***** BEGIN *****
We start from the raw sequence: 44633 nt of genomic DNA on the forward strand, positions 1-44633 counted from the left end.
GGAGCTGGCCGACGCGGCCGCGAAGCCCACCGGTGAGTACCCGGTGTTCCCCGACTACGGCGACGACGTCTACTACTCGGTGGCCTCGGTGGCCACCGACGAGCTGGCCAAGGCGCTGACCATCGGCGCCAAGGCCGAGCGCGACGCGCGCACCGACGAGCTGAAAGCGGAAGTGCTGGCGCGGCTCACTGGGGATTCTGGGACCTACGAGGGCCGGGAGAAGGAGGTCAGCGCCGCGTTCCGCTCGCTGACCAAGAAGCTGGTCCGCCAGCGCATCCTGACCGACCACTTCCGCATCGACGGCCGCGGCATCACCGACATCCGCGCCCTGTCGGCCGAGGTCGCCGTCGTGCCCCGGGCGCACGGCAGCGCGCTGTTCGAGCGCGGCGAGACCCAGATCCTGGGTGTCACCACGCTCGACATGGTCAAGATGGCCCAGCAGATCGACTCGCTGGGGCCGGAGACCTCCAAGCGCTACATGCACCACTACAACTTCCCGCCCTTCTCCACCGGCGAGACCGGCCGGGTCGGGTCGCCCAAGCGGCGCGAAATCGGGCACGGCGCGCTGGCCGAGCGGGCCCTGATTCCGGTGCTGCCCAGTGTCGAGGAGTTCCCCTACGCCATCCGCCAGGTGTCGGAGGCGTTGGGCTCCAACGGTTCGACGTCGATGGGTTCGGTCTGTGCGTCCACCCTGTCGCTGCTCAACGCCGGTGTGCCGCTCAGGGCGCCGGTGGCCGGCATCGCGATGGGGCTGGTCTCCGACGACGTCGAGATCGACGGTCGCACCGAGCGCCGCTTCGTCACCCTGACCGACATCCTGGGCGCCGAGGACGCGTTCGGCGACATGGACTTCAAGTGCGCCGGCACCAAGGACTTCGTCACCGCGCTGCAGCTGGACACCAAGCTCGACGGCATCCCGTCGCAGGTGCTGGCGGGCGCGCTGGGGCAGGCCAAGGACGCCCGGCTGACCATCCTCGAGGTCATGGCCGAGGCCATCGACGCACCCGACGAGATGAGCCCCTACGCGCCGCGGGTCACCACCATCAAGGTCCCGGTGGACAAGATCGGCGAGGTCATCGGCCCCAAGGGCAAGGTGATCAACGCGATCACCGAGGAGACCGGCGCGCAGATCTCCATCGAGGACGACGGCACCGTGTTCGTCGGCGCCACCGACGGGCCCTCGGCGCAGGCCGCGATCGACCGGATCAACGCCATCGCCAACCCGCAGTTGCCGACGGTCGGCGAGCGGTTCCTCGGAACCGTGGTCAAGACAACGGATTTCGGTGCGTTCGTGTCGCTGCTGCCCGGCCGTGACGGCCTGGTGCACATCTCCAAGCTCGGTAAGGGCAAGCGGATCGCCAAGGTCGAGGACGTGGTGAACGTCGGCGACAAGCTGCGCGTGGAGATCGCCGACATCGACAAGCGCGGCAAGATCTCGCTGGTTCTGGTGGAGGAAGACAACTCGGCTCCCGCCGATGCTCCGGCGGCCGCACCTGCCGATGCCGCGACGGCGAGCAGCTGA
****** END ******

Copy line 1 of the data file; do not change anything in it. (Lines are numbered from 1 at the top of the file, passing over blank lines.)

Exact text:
We start from the raw sequence: 44633 nt of genomic DNA on the forward strand, positions 1-44633 counted from the left end.